By Jerry Cornfield Herald Writer
OLYMPIA — Election spending by independent groups soared to record levels in 2008, continuing their emergence as a political force with the potential of affecting decisions by voters.
Business groups, labor unions, political parties and coalitions shelled out a record-setting $24.7 million trying to influence the outcome of legislative races and initiative battles this year, according to a report to be discussed today by the state Public Disclosure Commission.
Most went into the governor’s race but a slice wound up in close state legislative races and could have played a role in putting Republican Mike Hope of Lake Stevens close to unseating Rep. Liz Loomis, D-Snohomish.
This marks the third straight statewide election with special-interest groups dumping millions of dollars into the fray. It is a huge leap from 1994, when an array of political committees dished out just $269,275.
The report, which compares 2008 totals with those of previous elections, is scheduled to be discussed today by commissioners in their 9 a.m. meeting in Olympia.
They shouldn’t be shocked by what they see because they’ve received regular updates on the historic spending in this election by independent groups, special-interest organizations and various coalitions.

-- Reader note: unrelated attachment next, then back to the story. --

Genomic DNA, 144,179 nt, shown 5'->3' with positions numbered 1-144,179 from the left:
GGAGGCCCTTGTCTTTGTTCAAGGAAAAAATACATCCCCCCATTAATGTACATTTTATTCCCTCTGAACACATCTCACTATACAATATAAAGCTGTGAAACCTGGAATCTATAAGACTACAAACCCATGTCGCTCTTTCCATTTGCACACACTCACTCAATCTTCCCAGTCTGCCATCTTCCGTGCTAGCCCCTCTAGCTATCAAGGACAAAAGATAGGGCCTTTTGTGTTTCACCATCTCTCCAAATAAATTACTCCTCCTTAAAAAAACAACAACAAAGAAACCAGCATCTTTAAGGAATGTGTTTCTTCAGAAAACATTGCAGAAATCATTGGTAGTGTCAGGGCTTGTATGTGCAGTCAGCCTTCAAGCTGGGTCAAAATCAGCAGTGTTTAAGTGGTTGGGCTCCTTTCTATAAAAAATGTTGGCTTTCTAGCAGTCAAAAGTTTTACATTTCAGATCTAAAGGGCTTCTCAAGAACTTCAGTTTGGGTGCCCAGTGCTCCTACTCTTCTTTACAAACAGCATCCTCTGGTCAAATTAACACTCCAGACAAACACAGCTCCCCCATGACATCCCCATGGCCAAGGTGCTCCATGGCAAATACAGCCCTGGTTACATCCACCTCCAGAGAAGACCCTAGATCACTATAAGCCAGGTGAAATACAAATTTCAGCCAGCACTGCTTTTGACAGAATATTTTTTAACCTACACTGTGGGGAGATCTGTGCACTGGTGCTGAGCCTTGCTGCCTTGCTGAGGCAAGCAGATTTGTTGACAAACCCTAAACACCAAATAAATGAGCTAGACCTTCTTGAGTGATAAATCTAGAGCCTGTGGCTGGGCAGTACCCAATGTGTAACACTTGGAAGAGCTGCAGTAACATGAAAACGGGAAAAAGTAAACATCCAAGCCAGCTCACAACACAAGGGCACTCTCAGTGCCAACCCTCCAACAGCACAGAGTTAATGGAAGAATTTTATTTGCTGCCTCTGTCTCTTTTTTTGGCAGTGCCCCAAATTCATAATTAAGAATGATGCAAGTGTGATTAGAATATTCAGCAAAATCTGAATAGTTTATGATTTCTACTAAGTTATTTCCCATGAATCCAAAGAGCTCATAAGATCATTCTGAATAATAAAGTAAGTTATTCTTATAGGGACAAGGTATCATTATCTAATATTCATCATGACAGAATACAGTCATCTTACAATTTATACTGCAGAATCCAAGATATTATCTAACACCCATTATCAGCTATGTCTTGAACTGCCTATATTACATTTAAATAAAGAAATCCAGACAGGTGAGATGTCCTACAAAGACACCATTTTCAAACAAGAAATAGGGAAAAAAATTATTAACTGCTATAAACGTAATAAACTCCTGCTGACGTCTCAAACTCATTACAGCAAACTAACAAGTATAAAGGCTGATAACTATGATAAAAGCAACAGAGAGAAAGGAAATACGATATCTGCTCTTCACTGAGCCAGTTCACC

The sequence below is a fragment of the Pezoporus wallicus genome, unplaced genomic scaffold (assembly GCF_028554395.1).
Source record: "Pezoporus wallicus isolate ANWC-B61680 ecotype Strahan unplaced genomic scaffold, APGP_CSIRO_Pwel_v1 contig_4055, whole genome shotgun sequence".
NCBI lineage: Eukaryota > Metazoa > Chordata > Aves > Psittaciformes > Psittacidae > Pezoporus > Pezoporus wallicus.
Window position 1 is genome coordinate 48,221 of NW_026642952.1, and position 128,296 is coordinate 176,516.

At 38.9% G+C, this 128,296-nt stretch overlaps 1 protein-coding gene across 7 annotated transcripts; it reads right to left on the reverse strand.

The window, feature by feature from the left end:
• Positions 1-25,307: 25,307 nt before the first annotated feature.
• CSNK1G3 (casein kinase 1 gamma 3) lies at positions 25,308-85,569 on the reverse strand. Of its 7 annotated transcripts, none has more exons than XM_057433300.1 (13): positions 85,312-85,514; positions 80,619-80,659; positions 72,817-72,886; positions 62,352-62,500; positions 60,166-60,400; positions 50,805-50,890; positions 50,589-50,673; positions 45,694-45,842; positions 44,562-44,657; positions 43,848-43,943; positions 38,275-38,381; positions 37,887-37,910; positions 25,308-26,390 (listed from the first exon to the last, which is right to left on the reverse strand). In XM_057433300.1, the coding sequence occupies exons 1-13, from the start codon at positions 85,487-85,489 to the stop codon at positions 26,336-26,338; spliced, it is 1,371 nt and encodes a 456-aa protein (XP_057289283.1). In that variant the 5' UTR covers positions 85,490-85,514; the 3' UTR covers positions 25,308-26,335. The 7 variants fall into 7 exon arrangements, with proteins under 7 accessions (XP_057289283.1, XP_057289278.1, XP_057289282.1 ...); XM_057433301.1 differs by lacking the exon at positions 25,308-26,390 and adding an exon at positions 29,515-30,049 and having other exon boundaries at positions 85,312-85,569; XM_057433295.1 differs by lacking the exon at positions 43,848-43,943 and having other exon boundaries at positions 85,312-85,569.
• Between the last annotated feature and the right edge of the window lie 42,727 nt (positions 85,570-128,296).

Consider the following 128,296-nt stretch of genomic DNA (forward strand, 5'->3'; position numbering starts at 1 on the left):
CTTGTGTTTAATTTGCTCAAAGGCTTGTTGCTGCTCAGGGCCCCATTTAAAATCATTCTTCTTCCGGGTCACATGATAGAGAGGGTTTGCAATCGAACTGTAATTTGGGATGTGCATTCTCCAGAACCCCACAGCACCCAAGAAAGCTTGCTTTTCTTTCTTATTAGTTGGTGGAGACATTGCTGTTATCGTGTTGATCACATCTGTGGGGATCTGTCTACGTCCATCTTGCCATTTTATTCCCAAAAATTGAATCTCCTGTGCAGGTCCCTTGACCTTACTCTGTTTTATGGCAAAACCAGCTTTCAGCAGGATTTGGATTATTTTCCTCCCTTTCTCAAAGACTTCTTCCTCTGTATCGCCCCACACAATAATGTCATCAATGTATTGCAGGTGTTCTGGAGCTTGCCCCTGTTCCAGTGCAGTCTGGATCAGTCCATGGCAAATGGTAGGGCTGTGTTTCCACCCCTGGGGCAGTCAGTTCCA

“This report distills the information reported to them before and gives them a picture they can look at for this election,” PDC spokeswoman Lori Anderson said.
It’s a lot of money but it’s not expected to stir talk today of reforming, repealing or amending any campaign finance laws.
Two years ago, after these political organizations dropped $5.9 million into elections when there was not a governor’s race on the ballot, commissioners wanted legislators and Gregoire to pursue restrictions on them.
“Nothing happened back then,” Anderson said, adding it would be pointless as courts have made clear political advertising is a form of free speech.
This year, nearly $4 out of every $5 spent by an interest group found its way into the rematch between Democratic Gov. Chris Gregoire and Republican Dino Rossi.
In all, $19.7 million went into the race, five times more than what got dropped into the 2004 gubernatorial contest. The total approaches the $23.6 million that Gregoire and Rossi spent combined.
On one side, the Building Industry Association of Washington and the Republican Governor’s Association fueled an $11 million campaign of ads and mailers attacking Gregoire.
On the other side, the Evergreen Progress Political Action Committee, a coalition of labor unions, and the Democratic Governor’s Association financed the bulk of a $6.1 million effort against Rossi.
A little less than $3 million went to actually say nice things about one candidate or the other.
Independent organizations and political parties also funneled $2.2 million into state legislative races and almost $1 million into the attorney general contest.
Hope said outsiders are likely the reason he’s leading Loomis by 118 votes in the 44th Legislative District. A hand recount is under way in the contest.
Roughly $53,000 in mailers went out attacking Hope on his opposition to abortion and on health-care-related issues.
“Their hit pieces were unbelievable and over the top and I am sure caused a backlash,” Hope said Wednesday from Olympia, where he attended an orientation for new legislators.
“I think it’s why I’m here. People were getting tired of the extreme negative campaigning,” he said. “When you only win by 118 votes I guarantee you 118 of them are Democrats.”
Reporter Jerry Cornfield: 360-352-8623 or firstname.lastname@example.org.